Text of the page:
Inspired by the worldwide video game sensation now celebrating its 30th anniversary, Mortal Kombat Legends: Snow Blind finds vicious, power-mad Kano determined to take over Earthrealm, one soul at a time. Assisted by a trio of cold Black Dragon mercenaries, he embarks on a brutal assault from town to defenceless town. The choice is simple: Kneel or be annihilated.
But when the cocky and talented but undisciplined Kenshi doesn’t take a knee, Kano and his clan destroy the young warrior, taking his eyesight and his confidence. Under the tutelage of reluctant, retired Kuai Liang, the only one powerful enough to challenge the malevolent Kano, Kenshi finds renewed hope and a clear path to redemption. But will it be enough to stop Kano from decimating all of Earthrealm?
We spoke to a number of cast members ahead of today's Blu-ray and Digital release, including Artt Butler (The Clone Wars), the actor who has played the villainous Shang Tsung in all of these Mortal Kombat Legends movies.
The villain is quite a bit different from what you might remember in this Wastelands setting, and Butler talks us through how he approached the weakened bad guy, what's going on in his mind now he's one of Kano's underlings, and his creative process in the recording booth.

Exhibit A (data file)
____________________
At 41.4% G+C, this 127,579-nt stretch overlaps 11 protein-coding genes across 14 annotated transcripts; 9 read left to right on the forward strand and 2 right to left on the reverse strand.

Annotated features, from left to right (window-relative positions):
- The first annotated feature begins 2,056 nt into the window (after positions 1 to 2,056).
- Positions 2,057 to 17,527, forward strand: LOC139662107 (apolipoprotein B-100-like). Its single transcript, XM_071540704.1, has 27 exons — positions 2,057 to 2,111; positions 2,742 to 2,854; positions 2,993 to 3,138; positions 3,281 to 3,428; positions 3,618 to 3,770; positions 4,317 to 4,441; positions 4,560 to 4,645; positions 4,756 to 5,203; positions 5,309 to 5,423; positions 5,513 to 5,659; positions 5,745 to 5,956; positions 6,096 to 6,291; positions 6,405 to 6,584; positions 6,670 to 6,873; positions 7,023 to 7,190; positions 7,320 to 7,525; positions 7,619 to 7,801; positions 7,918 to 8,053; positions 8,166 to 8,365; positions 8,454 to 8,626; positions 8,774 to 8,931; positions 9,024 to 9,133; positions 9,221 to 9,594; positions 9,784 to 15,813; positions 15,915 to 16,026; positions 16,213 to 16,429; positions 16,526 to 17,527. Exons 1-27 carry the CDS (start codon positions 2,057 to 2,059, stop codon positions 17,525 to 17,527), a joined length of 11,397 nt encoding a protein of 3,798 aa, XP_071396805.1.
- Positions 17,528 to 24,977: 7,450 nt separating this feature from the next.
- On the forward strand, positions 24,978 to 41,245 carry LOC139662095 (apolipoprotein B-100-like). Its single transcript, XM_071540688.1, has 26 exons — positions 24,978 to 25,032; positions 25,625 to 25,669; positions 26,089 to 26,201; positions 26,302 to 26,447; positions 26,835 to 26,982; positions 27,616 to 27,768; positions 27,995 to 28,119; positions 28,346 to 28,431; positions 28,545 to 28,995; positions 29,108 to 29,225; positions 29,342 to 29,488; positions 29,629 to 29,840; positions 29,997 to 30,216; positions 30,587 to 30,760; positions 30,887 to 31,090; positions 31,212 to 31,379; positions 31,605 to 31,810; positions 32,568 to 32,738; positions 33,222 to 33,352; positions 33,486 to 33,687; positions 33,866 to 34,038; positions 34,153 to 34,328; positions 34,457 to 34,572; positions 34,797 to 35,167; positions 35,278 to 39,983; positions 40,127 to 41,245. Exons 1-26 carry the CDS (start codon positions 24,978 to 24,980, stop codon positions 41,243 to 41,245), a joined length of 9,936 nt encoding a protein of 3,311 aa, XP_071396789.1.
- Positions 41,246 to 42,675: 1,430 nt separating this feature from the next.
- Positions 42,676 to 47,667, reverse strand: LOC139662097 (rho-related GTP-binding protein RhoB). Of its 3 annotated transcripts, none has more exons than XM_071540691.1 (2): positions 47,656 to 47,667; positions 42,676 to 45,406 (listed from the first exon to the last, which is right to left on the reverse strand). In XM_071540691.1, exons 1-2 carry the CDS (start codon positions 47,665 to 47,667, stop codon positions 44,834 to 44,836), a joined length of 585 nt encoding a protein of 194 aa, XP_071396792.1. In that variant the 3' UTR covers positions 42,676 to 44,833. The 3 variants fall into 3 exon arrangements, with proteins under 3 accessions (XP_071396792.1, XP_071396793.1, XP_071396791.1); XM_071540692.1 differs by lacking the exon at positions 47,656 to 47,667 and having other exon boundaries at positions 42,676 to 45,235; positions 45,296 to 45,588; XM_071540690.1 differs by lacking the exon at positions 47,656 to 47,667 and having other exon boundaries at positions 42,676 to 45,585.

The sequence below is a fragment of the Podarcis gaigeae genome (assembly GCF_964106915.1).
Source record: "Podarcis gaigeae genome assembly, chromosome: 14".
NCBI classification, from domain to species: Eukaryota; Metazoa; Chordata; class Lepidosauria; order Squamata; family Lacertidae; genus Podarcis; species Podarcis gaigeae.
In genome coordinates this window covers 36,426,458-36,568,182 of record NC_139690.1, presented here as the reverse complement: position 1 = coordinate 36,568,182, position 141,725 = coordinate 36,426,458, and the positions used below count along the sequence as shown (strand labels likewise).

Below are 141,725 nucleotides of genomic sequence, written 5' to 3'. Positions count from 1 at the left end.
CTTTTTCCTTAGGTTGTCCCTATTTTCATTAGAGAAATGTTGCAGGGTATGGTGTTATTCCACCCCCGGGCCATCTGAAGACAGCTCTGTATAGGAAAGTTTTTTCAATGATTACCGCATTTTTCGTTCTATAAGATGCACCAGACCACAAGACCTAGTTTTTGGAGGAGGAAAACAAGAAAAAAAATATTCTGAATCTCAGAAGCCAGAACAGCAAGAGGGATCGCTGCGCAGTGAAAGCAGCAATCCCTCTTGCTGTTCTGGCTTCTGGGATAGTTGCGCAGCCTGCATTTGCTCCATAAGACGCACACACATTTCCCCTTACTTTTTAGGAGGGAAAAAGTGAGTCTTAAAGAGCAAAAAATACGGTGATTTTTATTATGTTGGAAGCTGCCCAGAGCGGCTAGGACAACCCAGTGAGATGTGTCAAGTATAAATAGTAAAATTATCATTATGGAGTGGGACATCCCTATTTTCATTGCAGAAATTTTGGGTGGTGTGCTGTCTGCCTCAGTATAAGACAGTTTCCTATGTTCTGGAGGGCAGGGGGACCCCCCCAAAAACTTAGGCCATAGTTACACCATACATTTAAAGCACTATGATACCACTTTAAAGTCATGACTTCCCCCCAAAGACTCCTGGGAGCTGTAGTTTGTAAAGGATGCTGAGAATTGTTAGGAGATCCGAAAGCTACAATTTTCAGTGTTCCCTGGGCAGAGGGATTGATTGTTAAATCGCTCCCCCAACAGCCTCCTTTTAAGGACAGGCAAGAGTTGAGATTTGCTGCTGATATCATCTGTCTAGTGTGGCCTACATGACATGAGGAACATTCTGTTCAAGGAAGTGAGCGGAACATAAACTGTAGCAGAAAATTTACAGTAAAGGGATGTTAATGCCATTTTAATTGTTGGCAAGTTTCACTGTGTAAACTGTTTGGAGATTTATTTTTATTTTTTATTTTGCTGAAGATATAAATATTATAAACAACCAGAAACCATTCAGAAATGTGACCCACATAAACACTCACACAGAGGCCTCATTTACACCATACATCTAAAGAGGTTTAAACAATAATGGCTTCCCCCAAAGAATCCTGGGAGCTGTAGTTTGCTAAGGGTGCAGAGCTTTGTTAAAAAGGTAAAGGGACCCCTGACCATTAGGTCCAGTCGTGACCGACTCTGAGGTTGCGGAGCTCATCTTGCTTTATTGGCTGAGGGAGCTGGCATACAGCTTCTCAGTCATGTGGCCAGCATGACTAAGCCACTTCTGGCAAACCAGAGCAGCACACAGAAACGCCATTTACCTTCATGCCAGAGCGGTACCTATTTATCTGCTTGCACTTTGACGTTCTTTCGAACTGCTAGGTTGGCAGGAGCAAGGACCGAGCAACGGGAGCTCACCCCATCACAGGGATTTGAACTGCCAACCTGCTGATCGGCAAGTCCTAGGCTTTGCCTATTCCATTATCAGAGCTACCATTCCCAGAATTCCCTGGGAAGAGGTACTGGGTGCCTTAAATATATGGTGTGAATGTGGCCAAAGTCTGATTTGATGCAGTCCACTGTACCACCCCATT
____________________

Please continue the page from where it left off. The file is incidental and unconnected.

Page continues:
This is Shang Tsung as you've never seen him before, but rest assured there are some big surprises along the way. With that in mind, be sure to check out our full interview with the actor below!
This movie is a lot of fun, but how much did you enjoy putting such a different spin on Shang Tsung?
It’s great. It’s great to be able to play a different facet of this character and a different version.
Would you say your approach to playing him differed a lot from the previous Mortal Kombat movies you’ve been part of?
Playing him as much older and weaker…he’s a little subservient to Kano now too. It was quite a trip to play him without his power in every sense of the word.